Bearded dragons aren’t known for their ability to change their color. This means that any color change you observe usually tells something about your lizard. Whether that’s good or bad is up to you to decide based on the situation.
Today, we will discuss a rather worrying color change in bearded dragons that’s fairly common: the reptile turning black.
Bearded dragons don’t generally turn black for no reason, so let’s see what this is all about!
Why Bearded Dragon is Turning Black?
If you notice your bearded dragon turning black, consider the following potential explanations:
1. Regulate Body Temperature
Bearded dragons tend to turn black if their habitat is too cold. The darker color is meant to attract more sunlight and heat, allowing the lizard to warm up better.
Bearded dragons have a core temperature of approximately 97.3 F, which is optimal for most individuals. This means that they require slightly higher environmental temperatures compared to other reptiles.
When setting up the animal’s habitat, aim for the following temperature structure:
- Cold area – 71-77 F – This is where bearded dragons come to cool off and drop their body temperature a bit when things get too hot.
- Main dwelling area – 80-95 F – This is the dragon’s main dwelling area. The range simply means that the temperature can fall anywhere between those values but should preferably get closer to 90-92 F for maximum comfort.
- Basking area – 105-110 F – The basking spot should occupy around 30-35% of the enclosure’s entire surface. This is where bearded dragons come to warm up when needed. They won’t spend too much time in the basking spot, and they will primarily use it after eating to kick-start their metabolism and speed up the digestive process.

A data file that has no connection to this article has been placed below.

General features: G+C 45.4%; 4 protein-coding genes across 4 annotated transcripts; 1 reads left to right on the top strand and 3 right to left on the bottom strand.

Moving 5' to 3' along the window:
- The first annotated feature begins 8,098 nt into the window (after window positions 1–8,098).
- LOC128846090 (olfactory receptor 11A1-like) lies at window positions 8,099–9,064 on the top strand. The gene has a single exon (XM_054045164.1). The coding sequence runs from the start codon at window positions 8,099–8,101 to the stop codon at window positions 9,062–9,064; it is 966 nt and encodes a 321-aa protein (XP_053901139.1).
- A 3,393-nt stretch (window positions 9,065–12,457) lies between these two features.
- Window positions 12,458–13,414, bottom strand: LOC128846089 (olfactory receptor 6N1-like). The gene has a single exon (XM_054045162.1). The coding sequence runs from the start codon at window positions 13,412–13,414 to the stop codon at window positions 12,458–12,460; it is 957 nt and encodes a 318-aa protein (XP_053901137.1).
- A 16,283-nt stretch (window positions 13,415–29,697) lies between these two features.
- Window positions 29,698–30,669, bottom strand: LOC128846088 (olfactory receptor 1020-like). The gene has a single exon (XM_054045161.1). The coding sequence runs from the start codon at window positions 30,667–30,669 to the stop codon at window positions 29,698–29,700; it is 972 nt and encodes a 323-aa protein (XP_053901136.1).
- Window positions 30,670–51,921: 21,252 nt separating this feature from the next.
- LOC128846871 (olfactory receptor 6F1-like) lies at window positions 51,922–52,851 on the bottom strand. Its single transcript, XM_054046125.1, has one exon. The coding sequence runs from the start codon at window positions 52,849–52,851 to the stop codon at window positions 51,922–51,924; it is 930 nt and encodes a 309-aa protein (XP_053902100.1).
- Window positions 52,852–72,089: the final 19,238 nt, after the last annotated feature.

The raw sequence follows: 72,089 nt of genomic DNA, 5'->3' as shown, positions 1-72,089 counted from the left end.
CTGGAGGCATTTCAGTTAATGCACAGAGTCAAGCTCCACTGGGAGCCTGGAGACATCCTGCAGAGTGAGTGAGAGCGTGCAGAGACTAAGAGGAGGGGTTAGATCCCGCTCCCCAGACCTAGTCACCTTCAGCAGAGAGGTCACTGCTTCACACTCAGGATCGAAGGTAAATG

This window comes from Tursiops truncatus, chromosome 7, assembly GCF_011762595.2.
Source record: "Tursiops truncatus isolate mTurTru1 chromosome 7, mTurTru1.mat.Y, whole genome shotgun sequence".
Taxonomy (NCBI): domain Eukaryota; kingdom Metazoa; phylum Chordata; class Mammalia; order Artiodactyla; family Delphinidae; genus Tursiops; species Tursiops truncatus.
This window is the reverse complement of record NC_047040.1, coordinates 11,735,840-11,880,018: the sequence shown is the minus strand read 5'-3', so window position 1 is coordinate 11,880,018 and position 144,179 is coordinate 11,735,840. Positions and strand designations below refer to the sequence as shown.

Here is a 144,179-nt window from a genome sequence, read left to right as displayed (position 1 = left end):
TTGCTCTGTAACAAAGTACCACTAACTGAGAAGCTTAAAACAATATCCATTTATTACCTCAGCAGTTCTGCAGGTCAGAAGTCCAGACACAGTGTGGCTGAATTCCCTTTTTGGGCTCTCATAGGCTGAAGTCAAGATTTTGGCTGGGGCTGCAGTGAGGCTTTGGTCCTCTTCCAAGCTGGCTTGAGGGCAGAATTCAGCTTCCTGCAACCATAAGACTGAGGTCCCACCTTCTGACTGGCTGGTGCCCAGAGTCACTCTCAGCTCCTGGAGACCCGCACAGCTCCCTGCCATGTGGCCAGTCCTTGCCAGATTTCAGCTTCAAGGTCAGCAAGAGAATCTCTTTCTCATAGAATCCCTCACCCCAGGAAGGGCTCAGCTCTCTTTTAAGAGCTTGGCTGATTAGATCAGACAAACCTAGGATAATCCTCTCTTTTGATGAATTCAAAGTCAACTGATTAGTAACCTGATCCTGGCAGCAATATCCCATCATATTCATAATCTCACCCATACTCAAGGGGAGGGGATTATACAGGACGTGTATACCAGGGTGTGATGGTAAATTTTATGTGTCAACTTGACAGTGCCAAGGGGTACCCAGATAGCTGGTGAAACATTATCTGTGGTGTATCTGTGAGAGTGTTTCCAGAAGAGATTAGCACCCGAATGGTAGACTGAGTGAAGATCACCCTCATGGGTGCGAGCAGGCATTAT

If your dragon is suddenly turning black, check the environmental temperature immediately. Bearded dragons can get stressed out when cold and may exhibit a variety of other symptoms like lethargy, low appetite, and sickness.
The latter is because their immune system drops along with the temperature, rendering the lizards more prone to health issues.
2. Territorial Aggression
Male bearded dragons are extremely territorial toward one another, and they exhibit a variety of behaviors when in combat. One of them is the blackening of the skin, which is a sign of aggression and dominance.
The good news is that your beardie has no reason to turn black out of territorial aggression if no other male is present in the enclosure. But if there is one, now you know what triggered that behavior.
Fortunately, you can keep several bearded dragons in the same enclosure; it’s just that you need to be wary of the risks. Bearded dragons are less antisocial than other reptile species, but they aren’t exactly friendly either.
They prefer to have their personal space and remain within their territorial boundaries for comfort and security. They also don’t like to share food or any other resources for that matter.
So, always keep your eye on your beardie pairs or groups, even if you only have one male per tank.
Males and females only work together during the breeding season, outside of which they can get cranky with one another.
3. New Environment
This is common with most bearded dragons. These animals don’t like change and will take a while to adapt to a new setting. Your dragon may exhibit a variety of behavioral changes upon arriving in its new home.
These include hiding, low appetite, black coloring, mild aggression, and general irritability, which is fine.
You can ease your lizard’s transition by:
- Giving it space to become accustomed to its new home
- Having at least one hiding spot where it can retreat to cool off
- Providing it with fresh food regularly, even if it’s not eating it; the reptile’s instincts will soon overcome its discomfort
- Keeping the lights moderate-to-low to diminish the animal’s stress
- Avoiding any direct interactions or even sudden movements near the animal’s enclosure to prevent stress
Even if it’s not eating or coming out of its hiding spot much, your dragon should be fine.
This is all part of the accommodation process and shouldn’t last more than a couple of days, depending on the case.
4. Mating Behavior
Male beardies tend to turn black during the mating phase, especially when dealing with another male with the same intentions.
The black coloring is an indication of the 2 dragons’ competitive nature, which often bursts into open violence. The winner gets to have the female.
But what if your dragons turn black during mating, except you only have one male per enclosure? Don’t worry, this is also natural. Both males and females tend to turn black to make their intentions known.